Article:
The Protest Psychosis

Friday, February 12, 2010


Schizophrenia has appeared in each edition of the DSM, but its definition has undergone significant change. While once seen as a disease for docile white women, by the 60s and 70s schizophrenia was a diagnosis increasingly used for violent black men. Psychiatrist Jonathan Metzl argues in his new book that changing cultural views and media depictions of race and violence played a large role in the evolving image of the disease.

Comments [3]

Chris Gray from New Haven, CT

As an active “protester” for most of my life, no one ever dared to categorize me as schizophrenic but that is probably due to both the fact that I am seen as white and I never allowed myself to fall into the clutches of the psychiatric or psychological community once one of Prof. Milgram’s minions asked me to kill for them when I was 16. That was a lot closer than six degrees of separation for comfort, so I kept my distance after that.

Feb. 17 2010 09:43 AM
Chris Gray from New Haven, CT

For two years I once lived with a man diagnosed with paranoid schizophrenia. Other than when he went off his meds, which was connected to my plan to move after finding another roommate for him, he was a fine roommate. He did treat the plan as if it was a divorce that he could prevent with promises to change. He was an example of the “housewife” version of the disease.

The man who lives across the hall from me now is also a diagnosed paranoid schizophrenic but he presents far less mildly, often going off his meds and screaming in our mutual hall at all hours, among other anti-social behaviors. He would be described as a “whigger” by people I know, a white who relates almost exclusively with African-Americans and their culture though it is unusual to find that in someone over 60. He clearly falls into the other category.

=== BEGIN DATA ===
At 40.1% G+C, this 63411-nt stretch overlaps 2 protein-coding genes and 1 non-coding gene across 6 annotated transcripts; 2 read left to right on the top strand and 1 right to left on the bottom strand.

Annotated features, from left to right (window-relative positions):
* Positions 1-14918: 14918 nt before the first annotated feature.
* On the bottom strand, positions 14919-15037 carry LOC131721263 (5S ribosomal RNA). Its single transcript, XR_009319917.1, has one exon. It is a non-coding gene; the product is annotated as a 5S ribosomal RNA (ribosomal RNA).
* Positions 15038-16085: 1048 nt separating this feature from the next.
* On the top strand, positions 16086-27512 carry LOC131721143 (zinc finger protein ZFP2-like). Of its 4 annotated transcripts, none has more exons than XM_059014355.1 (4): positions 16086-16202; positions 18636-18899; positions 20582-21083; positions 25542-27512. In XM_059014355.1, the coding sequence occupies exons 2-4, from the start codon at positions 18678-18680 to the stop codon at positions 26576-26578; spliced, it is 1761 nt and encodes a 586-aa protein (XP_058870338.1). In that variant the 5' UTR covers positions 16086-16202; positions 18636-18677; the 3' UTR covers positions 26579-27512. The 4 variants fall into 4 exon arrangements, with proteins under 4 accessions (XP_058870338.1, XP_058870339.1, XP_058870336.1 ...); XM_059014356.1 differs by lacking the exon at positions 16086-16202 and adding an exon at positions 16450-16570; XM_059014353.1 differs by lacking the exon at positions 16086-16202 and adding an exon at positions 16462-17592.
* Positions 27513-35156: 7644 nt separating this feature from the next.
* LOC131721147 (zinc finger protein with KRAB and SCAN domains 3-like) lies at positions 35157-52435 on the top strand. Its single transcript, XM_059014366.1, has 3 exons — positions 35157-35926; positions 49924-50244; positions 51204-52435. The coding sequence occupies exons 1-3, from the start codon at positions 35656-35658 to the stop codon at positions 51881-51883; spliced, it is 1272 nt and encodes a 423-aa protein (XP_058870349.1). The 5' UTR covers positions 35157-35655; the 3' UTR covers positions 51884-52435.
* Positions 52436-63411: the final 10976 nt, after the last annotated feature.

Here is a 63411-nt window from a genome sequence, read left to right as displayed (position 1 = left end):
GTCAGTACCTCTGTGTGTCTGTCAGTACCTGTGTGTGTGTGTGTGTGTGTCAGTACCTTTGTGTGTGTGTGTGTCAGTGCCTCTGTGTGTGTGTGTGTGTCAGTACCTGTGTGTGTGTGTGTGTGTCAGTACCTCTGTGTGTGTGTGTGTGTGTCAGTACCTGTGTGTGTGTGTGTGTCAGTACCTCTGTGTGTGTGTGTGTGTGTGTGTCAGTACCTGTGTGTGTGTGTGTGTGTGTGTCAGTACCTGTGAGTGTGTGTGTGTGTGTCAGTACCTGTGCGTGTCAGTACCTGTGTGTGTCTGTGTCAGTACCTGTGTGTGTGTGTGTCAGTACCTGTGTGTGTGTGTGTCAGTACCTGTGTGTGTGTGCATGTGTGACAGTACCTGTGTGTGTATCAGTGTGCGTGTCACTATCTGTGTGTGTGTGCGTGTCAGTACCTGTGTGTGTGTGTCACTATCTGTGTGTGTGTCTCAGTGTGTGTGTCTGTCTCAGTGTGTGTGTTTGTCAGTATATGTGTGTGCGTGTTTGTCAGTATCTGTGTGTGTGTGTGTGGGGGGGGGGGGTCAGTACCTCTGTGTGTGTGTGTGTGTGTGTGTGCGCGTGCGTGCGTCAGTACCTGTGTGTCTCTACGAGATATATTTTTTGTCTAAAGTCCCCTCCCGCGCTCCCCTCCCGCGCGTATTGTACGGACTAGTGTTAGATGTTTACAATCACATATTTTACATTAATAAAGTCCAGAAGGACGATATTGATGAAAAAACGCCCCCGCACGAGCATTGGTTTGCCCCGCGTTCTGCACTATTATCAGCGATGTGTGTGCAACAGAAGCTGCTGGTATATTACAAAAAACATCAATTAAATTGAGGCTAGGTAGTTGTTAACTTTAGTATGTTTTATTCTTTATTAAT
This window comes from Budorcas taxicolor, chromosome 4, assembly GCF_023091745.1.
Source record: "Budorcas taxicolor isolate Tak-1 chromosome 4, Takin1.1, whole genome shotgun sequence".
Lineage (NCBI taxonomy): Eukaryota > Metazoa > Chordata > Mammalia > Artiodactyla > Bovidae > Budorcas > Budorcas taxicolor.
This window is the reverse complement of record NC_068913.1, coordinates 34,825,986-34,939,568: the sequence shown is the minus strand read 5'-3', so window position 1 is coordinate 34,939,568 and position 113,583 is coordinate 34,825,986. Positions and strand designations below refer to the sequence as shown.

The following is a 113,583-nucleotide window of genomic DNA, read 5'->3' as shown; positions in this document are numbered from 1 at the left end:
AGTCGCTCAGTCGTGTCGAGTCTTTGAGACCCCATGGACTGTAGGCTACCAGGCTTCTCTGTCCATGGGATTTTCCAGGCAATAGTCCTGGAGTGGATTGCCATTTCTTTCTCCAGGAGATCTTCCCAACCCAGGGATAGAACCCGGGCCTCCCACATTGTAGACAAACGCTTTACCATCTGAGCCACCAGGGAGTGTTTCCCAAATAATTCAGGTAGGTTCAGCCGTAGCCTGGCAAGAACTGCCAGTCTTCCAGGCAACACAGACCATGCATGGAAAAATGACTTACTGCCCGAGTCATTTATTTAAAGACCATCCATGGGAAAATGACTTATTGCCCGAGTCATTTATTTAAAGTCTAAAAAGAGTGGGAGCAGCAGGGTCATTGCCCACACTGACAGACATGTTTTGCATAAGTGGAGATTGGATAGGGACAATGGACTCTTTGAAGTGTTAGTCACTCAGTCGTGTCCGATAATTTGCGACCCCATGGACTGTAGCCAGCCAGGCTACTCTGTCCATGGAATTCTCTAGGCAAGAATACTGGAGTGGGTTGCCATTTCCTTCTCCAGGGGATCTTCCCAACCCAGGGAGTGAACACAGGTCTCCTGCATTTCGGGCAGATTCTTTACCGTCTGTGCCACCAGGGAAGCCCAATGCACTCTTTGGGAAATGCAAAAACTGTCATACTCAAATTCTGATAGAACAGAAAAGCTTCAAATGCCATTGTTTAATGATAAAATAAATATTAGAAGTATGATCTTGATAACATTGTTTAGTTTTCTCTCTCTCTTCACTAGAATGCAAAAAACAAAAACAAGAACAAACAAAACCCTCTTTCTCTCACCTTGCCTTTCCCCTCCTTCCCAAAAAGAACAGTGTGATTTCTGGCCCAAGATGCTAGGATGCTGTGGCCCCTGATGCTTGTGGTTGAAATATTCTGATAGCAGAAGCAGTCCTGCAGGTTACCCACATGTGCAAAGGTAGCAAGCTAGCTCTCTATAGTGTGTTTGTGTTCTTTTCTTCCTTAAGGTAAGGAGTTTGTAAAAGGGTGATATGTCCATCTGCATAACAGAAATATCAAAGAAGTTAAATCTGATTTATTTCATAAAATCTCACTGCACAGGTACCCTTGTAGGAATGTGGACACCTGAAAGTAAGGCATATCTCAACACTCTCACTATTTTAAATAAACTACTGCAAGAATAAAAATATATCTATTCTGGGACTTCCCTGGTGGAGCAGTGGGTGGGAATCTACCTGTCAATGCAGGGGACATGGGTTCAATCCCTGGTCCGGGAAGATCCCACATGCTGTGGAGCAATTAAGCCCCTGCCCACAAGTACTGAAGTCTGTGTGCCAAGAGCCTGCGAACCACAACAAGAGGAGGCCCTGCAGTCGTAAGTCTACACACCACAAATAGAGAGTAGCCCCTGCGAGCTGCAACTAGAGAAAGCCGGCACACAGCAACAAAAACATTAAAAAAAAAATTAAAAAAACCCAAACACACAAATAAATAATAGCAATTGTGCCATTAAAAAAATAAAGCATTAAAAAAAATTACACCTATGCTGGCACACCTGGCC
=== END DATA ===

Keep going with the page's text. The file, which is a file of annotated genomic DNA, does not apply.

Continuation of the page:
Feb. 17 2010 09:42 AM
Douglas Ward

The Union of Soviet Socialist Republics (USSR) was and the Peoples Republic of China (PRC) is still very active in labelling protest as mental illness. And for much the same reason as American psychiatristsof an earlier era: who but someone who is mentally ill could find so much injustice in our perfect [Maoist] [Socialist] [Democratic] society that they would openly protest it!?? It's a good thing [sarcasm here] that we have a psychiatric profession that is entirely objective and never bends to current politics.

Feb. 16 2010 01:35 AM

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